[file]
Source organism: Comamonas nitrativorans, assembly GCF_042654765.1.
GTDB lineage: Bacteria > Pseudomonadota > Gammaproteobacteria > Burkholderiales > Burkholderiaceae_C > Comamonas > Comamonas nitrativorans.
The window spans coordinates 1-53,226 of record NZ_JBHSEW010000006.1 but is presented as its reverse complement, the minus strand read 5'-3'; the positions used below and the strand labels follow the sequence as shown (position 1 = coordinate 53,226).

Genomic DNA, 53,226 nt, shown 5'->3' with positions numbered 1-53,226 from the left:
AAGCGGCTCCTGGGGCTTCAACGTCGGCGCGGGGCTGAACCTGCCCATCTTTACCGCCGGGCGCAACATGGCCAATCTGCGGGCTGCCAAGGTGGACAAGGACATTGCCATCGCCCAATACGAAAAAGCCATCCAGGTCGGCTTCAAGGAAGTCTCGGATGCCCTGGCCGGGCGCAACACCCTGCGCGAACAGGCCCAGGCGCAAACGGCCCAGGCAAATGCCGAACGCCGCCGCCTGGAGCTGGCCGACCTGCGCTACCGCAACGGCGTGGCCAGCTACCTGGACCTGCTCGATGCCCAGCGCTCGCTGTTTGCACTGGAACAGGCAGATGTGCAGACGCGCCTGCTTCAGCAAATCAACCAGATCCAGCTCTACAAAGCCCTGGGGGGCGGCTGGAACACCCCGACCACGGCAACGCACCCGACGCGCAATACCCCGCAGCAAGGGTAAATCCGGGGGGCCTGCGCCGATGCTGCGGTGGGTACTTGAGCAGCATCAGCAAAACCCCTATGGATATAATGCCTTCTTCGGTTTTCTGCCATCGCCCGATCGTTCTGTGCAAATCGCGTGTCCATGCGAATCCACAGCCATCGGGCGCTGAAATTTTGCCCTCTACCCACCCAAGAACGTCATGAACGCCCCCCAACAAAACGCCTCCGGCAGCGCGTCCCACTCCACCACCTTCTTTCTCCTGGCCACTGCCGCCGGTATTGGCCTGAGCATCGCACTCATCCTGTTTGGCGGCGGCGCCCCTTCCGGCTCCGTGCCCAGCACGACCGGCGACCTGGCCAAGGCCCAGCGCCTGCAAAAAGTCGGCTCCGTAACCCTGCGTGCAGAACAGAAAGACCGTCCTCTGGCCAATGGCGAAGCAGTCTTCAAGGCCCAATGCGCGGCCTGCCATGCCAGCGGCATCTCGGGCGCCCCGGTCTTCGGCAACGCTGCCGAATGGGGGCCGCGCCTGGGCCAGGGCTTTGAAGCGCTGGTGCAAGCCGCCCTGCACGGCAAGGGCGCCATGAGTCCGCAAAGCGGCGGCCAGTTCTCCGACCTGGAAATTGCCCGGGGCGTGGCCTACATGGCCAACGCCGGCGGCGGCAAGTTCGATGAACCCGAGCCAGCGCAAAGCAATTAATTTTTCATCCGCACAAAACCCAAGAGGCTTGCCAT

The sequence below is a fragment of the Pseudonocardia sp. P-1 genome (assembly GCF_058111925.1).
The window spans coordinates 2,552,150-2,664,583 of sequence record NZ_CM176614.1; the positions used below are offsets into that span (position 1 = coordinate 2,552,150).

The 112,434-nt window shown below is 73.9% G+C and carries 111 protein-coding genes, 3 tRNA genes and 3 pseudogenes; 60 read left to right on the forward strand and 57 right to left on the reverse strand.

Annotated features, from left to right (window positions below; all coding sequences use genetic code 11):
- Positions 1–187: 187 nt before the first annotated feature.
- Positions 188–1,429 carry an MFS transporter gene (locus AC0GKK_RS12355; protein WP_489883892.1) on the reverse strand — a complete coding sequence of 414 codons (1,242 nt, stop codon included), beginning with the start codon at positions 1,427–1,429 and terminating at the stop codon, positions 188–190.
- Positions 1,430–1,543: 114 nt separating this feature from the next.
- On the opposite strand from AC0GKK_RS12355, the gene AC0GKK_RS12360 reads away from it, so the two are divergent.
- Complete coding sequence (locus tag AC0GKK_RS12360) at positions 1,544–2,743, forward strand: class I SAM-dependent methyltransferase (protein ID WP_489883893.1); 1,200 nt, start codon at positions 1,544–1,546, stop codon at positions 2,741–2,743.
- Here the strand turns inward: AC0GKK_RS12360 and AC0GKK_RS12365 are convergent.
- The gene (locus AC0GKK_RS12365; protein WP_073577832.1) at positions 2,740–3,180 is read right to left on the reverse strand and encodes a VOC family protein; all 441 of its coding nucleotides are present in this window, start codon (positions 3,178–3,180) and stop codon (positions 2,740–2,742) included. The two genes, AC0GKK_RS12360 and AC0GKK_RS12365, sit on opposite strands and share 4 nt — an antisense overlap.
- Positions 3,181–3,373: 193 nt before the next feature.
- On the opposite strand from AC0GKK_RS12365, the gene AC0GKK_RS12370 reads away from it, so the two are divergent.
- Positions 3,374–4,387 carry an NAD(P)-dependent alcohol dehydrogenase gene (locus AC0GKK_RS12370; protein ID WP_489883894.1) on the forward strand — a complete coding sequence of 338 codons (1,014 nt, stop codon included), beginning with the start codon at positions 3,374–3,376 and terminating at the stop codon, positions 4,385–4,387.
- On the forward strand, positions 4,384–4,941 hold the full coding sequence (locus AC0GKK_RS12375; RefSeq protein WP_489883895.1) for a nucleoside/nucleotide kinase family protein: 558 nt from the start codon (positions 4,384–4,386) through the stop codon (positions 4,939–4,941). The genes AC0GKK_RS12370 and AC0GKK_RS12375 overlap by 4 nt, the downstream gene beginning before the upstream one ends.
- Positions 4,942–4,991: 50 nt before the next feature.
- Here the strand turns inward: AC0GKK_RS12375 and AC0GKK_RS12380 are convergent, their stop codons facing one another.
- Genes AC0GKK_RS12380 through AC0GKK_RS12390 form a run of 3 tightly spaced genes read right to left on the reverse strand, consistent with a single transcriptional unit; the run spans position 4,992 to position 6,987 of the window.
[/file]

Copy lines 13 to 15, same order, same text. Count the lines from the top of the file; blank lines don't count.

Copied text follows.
- On the opposite strand from AC0GKK_RS12355, the gene AC0GKK_RS12360 reads away from it, so the two are divergent.
- Complete coding sequence (locus tag AC0GKK_RS12360) at positions 1,544–2,743, forward strand: class I SAM-dependent methyltransferase (protein ID WP_489883893.1); 1,200 nt, start codon at positions 1,544–1,546, stop codon at positions 2,741–2,743.
- Here the strand turns inward: AC0GKK_RS12360 and AC0GKK_RS12365 are convergent.